Urban Landscape, Transient Light and Iceland’s Birdlife!


Just like the sciences, photography is packed with an array of multiple approaches and genres. Back in the early 2010s, I stumbled upon a very interesting theme; the urban landscape.

From there on, I want to share my thoughts on how the concept of “landscape” can be put into question if we consider the following idea. Landscape is usually something vast and rarely shot through the visual scope of a telephoto lens. Of course, this shouldn't be a sin or a crime; neither is shooting in vertical mode. Both are capable approaches for rendering glorious abstractions of the world. But we could encounter two flavors of landscapes: human-occupied or pristine from us.

We can't escape from how much the world has been changed thanks to us. A while ago, Bernd and Hilla Becher realized this and took a direct approach to our intervention on a given landscape; one rather quotidian as well. Previously to the AI madness, these folks revolutionised the contemporary scene of fine art photography. Their main focus was capturing the aesthetic of “left-behind” architecture. The shots on water towers are my favorite due to the emphasis on the general structure of those picturesque monoliths.

For this week, Tersha assigned our talented photographers to illustrate something unique, “transient light” amidst the urban landscape. But what exactly is that? — pours some coffee, grabs a dictionary — As something we can see, “transient” would be stuff passing through; transitioning. And as anything one can do, staying momentarily in one place.

So, capturing the transient nature of light trapped in the urban landscape!

Expect harsh and long shadows, minimal close-ups, and a pure viewing experience of how much we've changed our planet. Such a goal can be traced back to Dziga Vertov‘s 1924 film “Kinoglaz” (translated to “cameraman” for some reason) and the whole Qatsi trilogy.

Photo of the Week

Posted at the challenge on transient light in the urban landscape, “not sure if this fits, but I do like the result…” and neither was I, but sure it fits the photo of the week! That scratchy texture from panning and the grainy richness – probably from film – make this whole shot something hard to miss! Please Paul, tell us more about the processing on this piece!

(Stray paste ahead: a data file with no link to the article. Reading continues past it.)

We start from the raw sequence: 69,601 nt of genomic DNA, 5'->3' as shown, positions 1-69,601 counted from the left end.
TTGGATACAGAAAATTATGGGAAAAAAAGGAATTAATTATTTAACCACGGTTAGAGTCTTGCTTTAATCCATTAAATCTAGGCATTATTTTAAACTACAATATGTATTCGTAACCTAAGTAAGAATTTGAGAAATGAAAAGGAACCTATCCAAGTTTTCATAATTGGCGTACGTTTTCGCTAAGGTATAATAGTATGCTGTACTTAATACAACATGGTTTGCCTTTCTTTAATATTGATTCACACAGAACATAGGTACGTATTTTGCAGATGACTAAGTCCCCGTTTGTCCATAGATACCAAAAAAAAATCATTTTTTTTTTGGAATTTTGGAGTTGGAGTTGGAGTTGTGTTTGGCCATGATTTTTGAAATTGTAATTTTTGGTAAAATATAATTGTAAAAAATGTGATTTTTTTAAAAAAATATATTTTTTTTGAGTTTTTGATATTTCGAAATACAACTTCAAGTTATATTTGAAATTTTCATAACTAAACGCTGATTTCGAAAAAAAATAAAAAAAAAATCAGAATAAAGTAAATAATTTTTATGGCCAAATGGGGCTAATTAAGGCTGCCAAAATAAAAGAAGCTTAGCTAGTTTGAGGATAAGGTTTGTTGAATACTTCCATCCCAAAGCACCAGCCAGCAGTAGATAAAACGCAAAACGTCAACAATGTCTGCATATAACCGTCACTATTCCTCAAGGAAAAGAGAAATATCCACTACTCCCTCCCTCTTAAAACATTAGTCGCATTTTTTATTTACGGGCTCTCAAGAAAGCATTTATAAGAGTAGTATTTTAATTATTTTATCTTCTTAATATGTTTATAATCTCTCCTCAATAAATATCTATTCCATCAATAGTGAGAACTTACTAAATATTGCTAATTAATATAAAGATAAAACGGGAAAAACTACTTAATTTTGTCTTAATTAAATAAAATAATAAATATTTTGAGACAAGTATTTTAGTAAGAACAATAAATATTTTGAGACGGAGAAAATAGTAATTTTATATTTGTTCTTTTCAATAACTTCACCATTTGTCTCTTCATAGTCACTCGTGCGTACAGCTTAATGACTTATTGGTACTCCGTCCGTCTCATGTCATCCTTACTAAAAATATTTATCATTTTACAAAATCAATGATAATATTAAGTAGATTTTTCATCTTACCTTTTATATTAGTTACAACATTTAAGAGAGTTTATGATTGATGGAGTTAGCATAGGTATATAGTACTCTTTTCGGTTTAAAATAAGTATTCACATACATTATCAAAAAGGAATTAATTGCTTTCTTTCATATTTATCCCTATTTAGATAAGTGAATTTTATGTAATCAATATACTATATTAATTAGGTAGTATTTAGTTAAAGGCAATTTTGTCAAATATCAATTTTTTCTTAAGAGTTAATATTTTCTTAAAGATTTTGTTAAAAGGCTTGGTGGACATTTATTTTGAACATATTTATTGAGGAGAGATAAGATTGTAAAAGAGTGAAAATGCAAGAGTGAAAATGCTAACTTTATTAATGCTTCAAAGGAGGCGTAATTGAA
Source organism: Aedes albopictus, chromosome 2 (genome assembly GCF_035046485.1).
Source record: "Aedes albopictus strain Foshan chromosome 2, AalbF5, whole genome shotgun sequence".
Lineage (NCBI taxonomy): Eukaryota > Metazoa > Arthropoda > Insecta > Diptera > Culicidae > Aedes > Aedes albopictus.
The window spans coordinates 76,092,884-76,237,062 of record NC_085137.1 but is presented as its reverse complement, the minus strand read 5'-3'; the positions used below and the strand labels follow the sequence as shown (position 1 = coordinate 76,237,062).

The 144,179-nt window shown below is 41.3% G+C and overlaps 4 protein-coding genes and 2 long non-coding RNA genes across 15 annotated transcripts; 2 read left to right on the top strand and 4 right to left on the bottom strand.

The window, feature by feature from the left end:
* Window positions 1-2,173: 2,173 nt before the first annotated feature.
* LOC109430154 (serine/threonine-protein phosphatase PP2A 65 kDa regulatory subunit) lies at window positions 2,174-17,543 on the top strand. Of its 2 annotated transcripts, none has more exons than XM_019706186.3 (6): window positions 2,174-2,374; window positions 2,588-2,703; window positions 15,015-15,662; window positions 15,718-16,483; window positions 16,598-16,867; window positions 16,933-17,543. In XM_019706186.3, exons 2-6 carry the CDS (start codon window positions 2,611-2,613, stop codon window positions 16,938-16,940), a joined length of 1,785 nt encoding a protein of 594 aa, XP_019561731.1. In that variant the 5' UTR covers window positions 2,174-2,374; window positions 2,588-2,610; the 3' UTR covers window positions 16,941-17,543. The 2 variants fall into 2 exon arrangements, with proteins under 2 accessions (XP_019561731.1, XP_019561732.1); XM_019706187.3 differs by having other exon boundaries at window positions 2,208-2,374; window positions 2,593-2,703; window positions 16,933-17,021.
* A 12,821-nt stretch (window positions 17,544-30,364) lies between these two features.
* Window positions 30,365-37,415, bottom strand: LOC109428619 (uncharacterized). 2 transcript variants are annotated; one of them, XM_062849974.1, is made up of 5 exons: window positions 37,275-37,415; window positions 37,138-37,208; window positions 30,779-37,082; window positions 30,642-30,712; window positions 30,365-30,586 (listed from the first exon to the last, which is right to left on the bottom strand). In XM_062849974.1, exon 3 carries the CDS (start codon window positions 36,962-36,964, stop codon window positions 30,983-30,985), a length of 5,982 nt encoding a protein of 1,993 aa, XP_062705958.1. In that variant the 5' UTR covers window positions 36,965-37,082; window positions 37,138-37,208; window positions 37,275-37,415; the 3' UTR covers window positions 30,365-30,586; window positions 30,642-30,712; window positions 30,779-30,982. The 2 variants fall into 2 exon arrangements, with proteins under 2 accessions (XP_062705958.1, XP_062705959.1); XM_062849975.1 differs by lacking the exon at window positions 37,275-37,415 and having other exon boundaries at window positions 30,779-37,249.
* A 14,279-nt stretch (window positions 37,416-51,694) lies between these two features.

copyright – bucweeet

Congrats bucweet, thanks for sharing such a high-quality photograph with us!

Weekly Photography Challenge Digest

Thanks, Tersha and Dahlia for pushing our creative boundaries one step forward every week!

copyright – Michael
copyright – Timothy S. Allen
copyright – Timothy S. Allen
copyright – Timothy S. Allen
copyright – Rose Marie
copyright – Michael
copyright – Pat Garrett
copyright – Michael
copyright – Kenneth Wong
copyright – Kenneth Wong
copyright – Kenneth Wong
copyright – Tersha

Low winter sun just clipping the top of the hoardings.

copyright – Patrick
copyright – Holly K

Light of Night Life (Click for detail)

copyright – Pat Garrett

Lit by Twilight and “Fire”light (suggest clicking details)

copyright – Pat Garrett

The blue hour at the Wien Staatsoper.

copyright – Rose Marie

For more visual examples on decay and resilience, check out the 699th original challenge post!

A Highlight on the Latest Activity at our Community

Rob and the whole Wood Squad got pretty sick, swing by for some “get well soon” messages for them!

Daniel shared something quite moving:

copyright – Daniel Krueger

Francisco’s Rosary.

Francisco left us a few years ago; I keep his rosary on my desk. It reminds me to slow down and appreciate all we love, near & far.

Patrick shared this fluffy fellow!

copyright – Patrick

And Elin shared a video made by some of Iceland's best bird photographers

Swing by if you wish to know more about the Birdlife in Iceland

Earlier in the week, Rob opened an interesting conversation on Adobe's new license instruction on user content… Something of vast interest to all creatives using their solutions. What do you think about this? Share your view on the forum post.

And remember, if you want to make out the most of your LightStalking user account, make sure to check the latest posts. Also, don't forget to swim the Mobile Monday Challenge!

Last but not least, our June contest (“Nature's Clock”) is open for entries!

We'd Love To Hear Your Thoughts

Our Feedback Forum is a fine place for all those people who want to to grow fast as photographers. Here, you'll get your work reviewed by friendly photographers, but you'll also have the chance to comment on the work of others. We believe in the power of feedback, and here are the latest shots shared in the pool:

The Shark Tank is a great place to learn and to discuss, but please read the instructions to have a solid experience. Share your comments, opinions, and doubts on any or all of the images above. We also would be delighted to see some of your own images. Remember all comments are given to the photographs; not the photographers.

Also, don't forget to participate in our 700th challenge!!!

About Author

Federico has a decade of experience in documentary photography, and is a University Professor in photography and research methodology. He's a scientist studying the social uses of photography in contemporary culture who writes about photography and develops documentary projects. Other activities Federico is involved in photography are curation, critique, education, mentoring, outreach and reviews. Get to know him better here.

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